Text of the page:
Wednesday, March 16, 2011

About Town: Step Afrika!

Well, the MH cultural correspondent didn't make it to Umphrey's McGee -- some mumbled nonsense about a long day at work and needing some rest. We had hoped for better.

Still, the month hasn't been a complete wash. Step Afrika! was in town tonight.

Aside: How exactly was the punctuation supposed to work in that last sentence? Maybe we should be Montana Headlines! if for no other reason than to confound critics who might want to quote us unflatteringly, but who would be stymied at trying to decide how to punctuate sentences like: "Montana Headlines! really outdid themselves (him/herself?) in publishing hopelessly silly drivel."

But we digress. MH has tended, over the years, to attend mostly Billings Symphony Orchestra concerts at the Alberta Bair (although this season it was hard to find any performances to get excited about attending, given the goofiness into which that organization's programming has descended... seriously...,) supplemented by other classical or traditional music concerts. But man cannot live by classical music alone, so off to the Alberta Bair to see Step Afrika! it was.

One of the most impressive feats of the performers was their ability to maintain their composure and good humor when attempting to get an audience that was 99.9% white (white with little or no personal exposure to black culture, no less) to do audience participation things that required rhythm. Really, if someone thinks that the opening scenes of the Steve Martin movie "The Jerk" are purely caricature, well, everyone is entitled to their little delusions. (Not a terribly funny movie, overall, it must be interjected.)

Actually, with patience and repetition, the performers actually did a pretty good job of getting the audience to clap, snap, shuffle, and exclaim things like "Hoo-ah" from the diaphragm in something that resembled rhythmic responses. Even more complex tasks like responding to the call of "alright!" with "OK!" and vice-versa began to be mastered toward the end. A couple of brave audience members who got up on stage to learn some rudimentary stepping even ended up playing bit parts in a Zulu village dance scene. We must confess to being jealous of the guy who got to carry a skin-covered Zulu shield and a tribal spear. One thought of asking if one could borrow it for Montana spear-hunting season, but then we recalled that unfortunately there isn't going to be one after all. Sometimes our politicians are so lacking in humor, a spirit of adventure, or both.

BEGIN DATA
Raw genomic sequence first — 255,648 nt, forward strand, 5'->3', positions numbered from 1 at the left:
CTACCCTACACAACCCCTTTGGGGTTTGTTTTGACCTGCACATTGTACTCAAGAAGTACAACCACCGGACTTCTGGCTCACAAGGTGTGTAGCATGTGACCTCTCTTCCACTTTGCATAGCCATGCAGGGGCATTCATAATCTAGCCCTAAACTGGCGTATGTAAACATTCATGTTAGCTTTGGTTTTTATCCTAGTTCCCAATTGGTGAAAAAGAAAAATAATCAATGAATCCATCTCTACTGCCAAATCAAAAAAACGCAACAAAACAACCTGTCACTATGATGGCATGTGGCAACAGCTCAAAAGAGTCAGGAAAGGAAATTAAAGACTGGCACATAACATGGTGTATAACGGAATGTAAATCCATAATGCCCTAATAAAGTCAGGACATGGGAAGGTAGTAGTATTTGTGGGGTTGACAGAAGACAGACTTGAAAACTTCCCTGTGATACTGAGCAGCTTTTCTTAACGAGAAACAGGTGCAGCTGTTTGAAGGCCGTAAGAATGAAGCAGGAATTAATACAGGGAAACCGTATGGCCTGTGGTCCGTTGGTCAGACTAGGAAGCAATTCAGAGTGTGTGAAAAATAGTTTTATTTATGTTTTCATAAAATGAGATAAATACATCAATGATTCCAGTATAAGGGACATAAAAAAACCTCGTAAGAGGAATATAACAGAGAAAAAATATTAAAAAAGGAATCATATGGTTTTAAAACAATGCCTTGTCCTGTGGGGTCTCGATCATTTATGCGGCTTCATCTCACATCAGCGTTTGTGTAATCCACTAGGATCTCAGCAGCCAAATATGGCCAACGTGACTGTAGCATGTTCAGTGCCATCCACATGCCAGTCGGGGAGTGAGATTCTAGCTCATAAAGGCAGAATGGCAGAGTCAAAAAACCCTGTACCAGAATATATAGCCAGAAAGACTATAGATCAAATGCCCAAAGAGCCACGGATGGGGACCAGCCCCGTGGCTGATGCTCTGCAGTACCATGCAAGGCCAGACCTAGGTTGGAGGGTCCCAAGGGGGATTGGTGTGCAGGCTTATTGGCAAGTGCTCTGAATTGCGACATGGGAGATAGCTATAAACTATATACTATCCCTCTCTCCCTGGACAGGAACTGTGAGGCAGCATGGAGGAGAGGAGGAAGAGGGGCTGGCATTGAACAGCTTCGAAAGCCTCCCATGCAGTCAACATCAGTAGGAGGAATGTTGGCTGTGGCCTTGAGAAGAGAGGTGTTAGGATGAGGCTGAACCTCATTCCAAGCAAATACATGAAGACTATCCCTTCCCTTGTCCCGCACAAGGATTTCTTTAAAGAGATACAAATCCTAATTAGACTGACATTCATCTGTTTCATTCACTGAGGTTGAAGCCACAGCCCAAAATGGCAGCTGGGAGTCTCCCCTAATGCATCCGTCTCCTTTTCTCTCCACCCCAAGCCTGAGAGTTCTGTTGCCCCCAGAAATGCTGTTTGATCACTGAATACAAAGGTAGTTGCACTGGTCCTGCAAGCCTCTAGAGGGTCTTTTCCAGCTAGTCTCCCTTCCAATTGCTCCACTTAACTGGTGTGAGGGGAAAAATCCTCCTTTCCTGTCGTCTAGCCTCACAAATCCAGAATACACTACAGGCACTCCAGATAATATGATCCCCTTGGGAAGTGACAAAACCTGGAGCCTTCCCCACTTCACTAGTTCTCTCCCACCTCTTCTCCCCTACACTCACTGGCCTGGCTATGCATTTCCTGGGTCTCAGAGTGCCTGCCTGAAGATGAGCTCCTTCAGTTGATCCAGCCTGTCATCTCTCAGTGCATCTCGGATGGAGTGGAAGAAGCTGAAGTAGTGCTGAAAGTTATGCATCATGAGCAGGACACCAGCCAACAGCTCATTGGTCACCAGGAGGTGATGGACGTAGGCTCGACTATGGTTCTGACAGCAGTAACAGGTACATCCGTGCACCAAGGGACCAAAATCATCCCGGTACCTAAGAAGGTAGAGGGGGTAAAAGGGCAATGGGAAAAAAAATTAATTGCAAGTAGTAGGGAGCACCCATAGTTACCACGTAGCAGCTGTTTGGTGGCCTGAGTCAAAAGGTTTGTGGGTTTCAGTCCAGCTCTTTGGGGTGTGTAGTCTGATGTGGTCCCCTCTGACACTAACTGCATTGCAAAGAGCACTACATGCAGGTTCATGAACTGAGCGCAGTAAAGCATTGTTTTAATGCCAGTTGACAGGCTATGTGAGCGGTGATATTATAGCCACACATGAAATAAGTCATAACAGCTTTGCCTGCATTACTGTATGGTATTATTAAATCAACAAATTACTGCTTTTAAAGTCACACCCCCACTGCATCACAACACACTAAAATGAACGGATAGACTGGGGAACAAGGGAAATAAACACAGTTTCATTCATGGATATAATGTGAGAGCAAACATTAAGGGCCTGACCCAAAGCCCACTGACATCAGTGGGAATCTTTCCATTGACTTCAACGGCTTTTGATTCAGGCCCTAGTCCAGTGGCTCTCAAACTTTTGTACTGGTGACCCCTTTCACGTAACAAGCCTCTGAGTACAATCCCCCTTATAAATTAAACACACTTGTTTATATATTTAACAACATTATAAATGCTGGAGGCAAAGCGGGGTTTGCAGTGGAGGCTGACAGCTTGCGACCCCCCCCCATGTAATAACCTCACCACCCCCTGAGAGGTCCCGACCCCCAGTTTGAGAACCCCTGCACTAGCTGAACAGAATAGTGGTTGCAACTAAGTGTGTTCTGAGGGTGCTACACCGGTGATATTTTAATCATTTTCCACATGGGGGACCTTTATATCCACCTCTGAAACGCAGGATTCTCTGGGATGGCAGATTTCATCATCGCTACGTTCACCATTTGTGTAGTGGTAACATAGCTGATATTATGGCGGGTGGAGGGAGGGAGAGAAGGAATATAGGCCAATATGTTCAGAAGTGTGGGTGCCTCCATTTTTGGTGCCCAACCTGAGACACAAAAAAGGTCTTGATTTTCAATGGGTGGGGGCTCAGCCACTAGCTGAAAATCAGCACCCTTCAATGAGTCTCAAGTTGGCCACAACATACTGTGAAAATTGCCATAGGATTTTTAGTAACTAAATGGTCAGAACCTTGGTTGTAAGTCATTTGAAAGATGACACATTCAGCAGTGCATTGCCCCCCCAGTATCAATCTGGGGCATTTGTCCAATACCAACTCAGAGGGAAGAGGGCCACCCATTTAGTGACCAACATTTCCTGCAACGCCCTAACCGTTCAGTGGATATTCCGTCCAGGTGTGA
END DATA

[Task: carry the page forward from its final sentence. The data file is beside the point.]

So, back to the performance. In a word, it was superb. Pace the name of the dance-troupe, stepping didn't begin as a distinct dance form in Africa, but rather in black fraternities and sororities in the early 20th century here in America. Like most American cultural currents, however, the roots are indeed from the old country, filtered through a century or more of the black American experience.

We recalled during the performance having read a grotesque Robert Ludlum novel called The Matlock Paper -- our 3rd and final try at another Robert Ludlum novel after having read and enjoyed The Bourne Identity. The Matlock Paper made a convincing case that Ludlum apparently only had the one good book in him (good as in a good airport or beach or ski-trip novel.) Anyway, in the book, a pretty caricatured black fraternity organization makes an appearance, and the white protagonist has the rare privilege (as we recall) of getting to see an initiation ceremony at the frat house. Ludlum's version had some dangerous use of spears or some other sharp weapons as part of the ritual, and thankfully nothing like that happened at the Alberta Bair. Of course, that Ludlum scene probably originated not in careful research, but rather in Ludlum's need to create some pulp excitement in a book that even he had to know was tedious enough to have airport readers reaching for a Barbara Cartland novel out of sheer desperation to escape boredom.

Where were we? Oh, yes. Black fraternities. One of the scenes in tonight's performance was a portrayal of the role of stepping in said fraternity ceremonies. Their version was far more artistic than we recall Ludlum's being. Another scene was a portrayal of stepping competitions that happen between fraternities and sororities. Tonight it was men vs. women -- we thought the men narrowly carried the day, but the audience called it a tie. But then, everyone is a winner these days, aren't they? Unless winners are being declared losers...

We've already mentioned the Zulu village scene. And then there was the South African miner scene, doing the gum-boot dance (See photo above,) done wearing "gum-boots" -- or what the Brits call "Wellies." We've liked Wellies ever since seeing Felicity Kendal in them in the old Good Neighbors episodes on PBS in our younger years. But one struggles to imagine even the lively Tom and Barbara
in that show being able to cut a rug in long rubber boots the way the Step Afrika! performers did in recreating this bit of South African culture.

Energy, style, considerable dance talent, a flair for cultural education and a little well-applied attitude -- all in all a great evening with a performing company that one hopes will swing through Billings again in the future.

Step Afrika!

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